Skip to main content


What led to Pinto’s 41-game suspension?

Shane Pinto Ottawa Senators Shane Pinto - The Canadian Press

TSN Hockey Insiders Darren Dreger, Pierre LeBrun and Chris Johnston joined host James Duthie to discuss what led to Shane Pinto’s 41-game suspension, why other teams are curious about the circumstances and what this does to his next contract.

Duthie: Shane Pinto’s 41-game suspension Thursday is the NHL's first gambling suspension and also matches the longest suspension in league history. Let’s start with the investigation, what led to this?

Dreger: Well, the fact that it was flagged by an NHL partner because of recent use on the Shane Pinto account. And that can come in a variety of forms including IP addresses that are attached to an account such as this. So it goes beyond being specific to how he broke the rule. The NHL did determine, of course, that Shane Pinto did not specifically bet on NHL games. But there’s reason to believe there might be another party involved who may have had access to Shane Pinto’s account. They’ve gone through the process, it was very tricky, it was an intricate investigation, and while they say he did not bet on NHL games, there was improper gambling activity leading to the 41-game suspension.

Duthie: How does this impact his signing? He remains the league’s only restricted free agent.

LeBrun: Yeah. Well, number one is that there’s no hurry to sign a contract, he’s not going to do that until January once his suspension has been served. And in the meantime, that timeline of three months is important to the Ottawa Senators who don’t have cap space and now have more time to swing a trade and create that cap space. There’s a lot of important elements in terms of the timeline. The other one is the league investigation. Because I know a lot of people look at all this and say ‘Well that’s why he’s not signed!’ No, that’s not why. Yes, the league investigation started in early summer, but the league didn’t notify the Ottawa Senators of this investigation until closer to training camp. So, these things just happened to be separate matters at that time.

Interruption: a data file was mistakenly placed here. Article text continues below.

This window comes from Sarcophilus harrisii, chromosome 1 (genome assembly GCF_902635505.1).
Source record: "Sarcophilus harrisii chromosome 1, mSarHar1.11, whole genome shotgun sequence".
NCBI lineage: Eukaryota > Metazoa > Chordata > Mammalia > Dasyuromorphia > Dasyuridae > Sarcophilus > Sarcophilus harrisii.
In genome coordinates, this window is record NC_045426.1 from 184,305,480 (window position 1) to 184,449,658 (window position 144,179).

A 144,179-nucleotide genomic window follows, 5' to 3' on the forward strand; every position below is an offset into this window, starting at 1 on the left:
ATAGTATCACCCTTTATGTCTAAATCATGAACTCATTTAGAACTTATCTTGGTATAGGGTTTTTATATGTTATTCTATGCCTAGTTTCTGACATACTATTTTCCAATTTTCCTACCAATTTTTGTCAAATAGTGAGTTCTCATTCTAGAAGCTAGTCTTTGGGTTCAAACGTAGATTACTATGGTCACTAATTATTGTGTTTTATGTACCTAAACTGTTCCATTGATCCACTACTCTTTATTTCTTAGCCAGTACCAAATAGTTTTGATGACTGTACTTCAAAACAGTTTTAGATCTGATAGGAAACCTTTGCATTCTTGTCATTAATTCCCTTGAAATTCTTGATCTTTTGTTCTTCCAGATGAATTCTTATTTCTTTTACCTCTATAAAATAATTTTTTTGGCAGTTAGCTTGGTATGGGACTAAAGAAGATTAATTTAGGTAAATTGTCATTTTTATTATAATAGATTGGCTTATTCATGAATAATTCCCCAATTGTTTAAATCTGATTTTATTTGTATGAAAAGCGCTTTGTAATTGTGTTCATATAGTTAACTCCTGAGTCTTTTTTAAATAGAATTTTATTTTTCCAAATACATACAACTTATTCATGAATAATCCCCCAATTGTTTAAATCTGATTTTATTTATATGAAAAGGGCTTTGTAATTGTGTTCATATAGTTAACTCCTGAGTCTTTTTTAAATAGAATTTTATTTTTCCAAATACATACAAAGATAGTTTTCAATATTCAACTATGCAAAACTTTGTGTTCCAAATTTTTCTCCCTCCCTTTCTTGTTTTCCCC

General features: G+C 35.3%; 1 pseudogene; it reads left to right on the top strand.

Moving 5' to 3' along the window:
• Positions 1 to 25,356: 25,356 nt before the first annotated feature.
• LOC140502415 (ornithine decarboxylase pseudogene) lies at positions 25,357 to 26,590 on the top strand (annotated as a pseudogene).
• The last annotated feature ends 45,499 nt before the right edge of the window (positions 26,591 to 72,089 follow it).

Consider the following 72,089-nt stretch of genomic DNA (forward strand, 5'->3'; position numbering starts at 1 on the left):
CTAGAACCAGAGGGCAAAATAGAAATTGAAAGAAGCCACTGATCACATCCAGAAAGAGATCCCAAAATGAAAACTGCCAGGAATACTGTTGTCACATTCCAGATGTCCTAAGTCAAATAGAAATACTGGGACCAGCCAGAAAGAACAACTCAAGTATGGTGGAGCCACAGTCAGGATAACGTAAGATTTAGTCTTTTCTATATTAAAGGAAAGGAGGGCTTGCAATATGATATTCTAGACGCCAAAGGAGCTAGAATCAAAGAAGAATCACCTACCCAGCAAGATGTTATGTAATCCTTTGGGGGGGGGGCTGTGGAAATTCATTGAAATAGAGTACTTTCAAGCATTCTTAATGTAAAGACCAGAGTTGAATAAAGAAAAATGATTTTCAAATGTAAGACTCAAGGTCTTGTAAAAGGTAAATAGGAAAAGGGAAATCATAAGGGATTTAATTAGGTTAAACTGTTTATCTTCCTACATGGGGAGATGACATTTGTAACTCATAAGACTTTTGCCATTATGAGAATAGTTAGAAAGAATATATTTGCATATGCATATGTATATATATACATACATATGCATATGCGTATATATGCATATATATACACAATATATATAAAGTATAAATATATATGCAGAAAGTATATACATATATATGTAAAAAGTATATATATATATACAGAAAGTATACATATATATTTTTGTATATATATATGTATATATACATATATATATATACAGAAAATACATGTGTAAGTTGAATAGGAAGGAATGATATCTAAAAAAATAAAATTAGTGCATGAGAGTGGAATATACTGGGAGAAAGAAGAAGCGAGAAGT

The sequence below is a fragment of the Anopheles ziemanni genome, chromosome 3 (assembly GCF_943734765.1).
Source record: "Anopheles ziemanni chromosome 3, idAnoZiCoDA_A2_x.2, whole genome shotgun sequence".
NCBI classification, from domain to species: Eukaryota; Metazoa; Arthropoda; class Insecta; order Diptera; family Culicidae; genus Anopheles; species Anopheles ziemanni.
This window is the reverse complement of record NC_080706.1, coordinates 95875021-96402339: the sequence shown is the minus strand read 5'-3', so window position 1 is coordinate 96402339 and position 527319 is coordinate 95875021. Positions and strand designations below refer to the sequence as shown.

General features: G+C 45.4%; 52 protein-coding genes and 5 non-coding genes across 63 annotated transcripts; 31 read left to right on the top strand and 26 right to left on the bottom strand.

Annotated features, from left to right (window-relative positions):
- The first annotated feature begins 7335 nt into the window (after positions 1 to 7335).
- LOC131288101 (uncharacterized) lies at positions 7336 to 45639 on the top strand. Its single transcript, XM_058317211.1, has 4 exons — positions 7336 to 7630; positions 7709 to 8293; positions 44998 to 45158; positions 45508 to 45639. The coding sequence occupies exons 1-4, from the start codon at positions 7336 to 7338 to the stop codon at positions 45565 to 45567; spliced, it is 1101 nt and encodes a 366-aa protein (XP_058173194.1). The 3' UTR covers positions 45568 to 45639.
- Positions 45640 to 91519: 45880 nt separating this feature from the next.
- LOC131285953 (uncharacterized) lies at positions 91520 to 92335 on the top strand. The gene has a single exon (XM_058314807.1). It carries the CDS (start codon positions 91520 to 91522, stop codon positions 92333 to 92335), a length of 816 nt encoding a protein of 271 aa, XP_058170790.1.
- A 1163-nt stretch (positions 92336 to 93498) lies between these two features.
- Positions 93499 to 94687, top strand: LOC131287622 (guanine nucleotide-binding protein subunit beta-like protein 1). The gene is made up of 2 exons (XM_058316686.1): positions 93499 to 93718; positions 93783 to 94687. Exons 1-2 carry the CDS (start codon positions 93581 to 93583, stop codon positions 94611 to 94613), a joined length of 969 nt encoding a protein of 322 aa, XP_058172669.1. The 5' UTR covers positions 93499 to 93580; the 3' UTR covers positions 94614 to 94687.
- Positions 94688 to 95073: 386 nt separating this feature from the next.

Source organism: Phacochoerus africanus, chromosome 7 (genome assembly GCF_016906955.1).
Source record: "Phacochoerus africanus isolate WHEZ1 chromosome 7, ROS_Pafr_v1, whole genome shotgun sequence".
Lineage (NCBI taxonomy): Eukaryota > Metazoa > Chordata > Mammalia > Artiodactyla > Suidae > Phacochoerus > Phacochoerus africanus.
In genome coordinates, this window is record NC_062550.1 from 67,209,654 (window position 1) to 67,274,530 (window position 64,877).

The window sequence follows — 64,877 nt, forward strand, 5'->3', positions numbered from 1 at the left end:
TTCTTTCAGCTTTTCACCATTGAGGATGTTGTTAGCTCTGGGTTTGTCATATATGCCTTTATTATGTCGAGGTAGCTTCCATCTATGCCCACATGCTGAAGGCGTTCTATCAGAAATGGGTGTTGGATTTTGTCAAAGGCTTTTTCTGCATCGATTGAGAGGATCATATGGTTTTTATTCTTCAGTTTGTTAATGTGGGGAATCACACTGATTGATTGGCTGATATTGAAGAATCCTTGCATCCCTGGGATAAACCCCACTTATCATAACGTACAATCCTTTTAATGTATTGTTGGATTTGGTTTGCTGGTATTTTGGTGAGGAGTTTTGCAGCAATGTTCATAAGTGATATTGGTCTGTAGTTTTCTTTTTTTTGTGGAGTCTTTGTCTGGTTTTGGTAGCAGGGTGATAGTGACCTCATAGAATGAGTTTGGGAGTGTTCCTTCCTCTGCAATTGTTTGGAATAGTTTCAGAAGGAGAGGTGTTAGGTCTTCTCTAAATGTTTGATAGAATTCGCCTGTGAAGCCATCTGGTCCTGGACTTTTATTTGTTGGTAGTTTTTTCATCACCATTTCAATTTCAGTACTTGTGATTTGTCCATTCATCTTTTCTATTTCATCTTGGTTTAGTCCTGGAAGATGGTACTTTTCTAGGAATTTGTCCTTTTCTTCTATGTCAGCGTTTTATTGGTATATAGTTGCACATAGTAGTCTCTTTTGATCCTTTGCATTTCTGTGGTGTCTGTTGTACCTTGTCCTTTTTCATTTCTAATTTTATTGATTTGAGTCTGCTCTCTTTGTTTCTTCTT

Duthie: The NHL says it’s not going to say anything more about Pinto’s situation. But everybody wants to know the details. Does that include the rest of the NHL?

Johnston: Yeah. Our phones blew up collectively today with a lot of people who work for NHL teams wondering what happened here. And that’s not because everyone wants to know the titillated information. It’s because these teams know that they have players that are gambling. This is a reality that they bet on other sports, which is totally permitted under the rules in the NHL Collective Bargaining Agreement. And I think these clubs would like to have a little bit better of an idea of what went on so they can use that to school their players on the lessons from this situation. And I don’t think they’re going to get it. Because I think what’s important here, this is a negotiated settlement that comes with confidentiality clauses. And so while we’d all like the blow-by-blow of everything that played out, I think we’re scratching at the surface in terms of all those details.

Duthie: Is it fair to say the NHL Players’ Association was involved from the very beginning of this?

Dreger: Yup, they ultimately negotiated the 41 games, recognizing that commissioner Gary Bettman and the National Hockey League could have hit Shane Pinto with a much bigger number. I mean, 41 games is pretty punitive, there’s no doubt about that. But the Players’ Association as I said recognized that this could have been far more severe. So they settle on 41 games. Shane Pinto isn’t allowed to appeal and really what they’ve done now is pushed his ability to sign a contract into the new year. So he foregoes a contract and money, but he’s unable to appeal.

Johnston: Well, an interesting part of this is that Marty Walsh – still in his early days as executive director of the NHL Players’ Association – he has seen six clubs on his annual fall tour in which the director does speak to each team. He’s got 26 more on the agenda and needless to say, I think, the message might change a little bit. I’m sure the questions he’s getting from players might change as a part of this. And there are a lot of security layers I’m not sure every player knows about when it comes to what happens on their gambling accounts. So I think you’re going to see this become a far bigger topic of conversation behind the scenes.

Duthie: What’s the level of concern about the gambling culture that now exists surrounding sports? Not just in hockey. Are there folks worried that this is just the start of problems like this?

LeBrun: Well, I think it’s an evolving conversation. I mean, think back to late August when the Alcohol and Gaming Commission of Ontario, the provincial watchdog for online gambling, they came out and imposed new restrictions that kick in next February for celebrities and athletes saying they can no longer be pitchmen for online sports gambling websites. So that affects, for example, people like Auston Matthews and Connor McDavid, who won’t be able to continue to be pitchmen for their respective sports gambling sites. And the reason the watchdog did that is their research says that sports gambling promotion is having a negative impact on teenagers and developing bad habits. This is why we’re having this conversation, a conversation that will continue.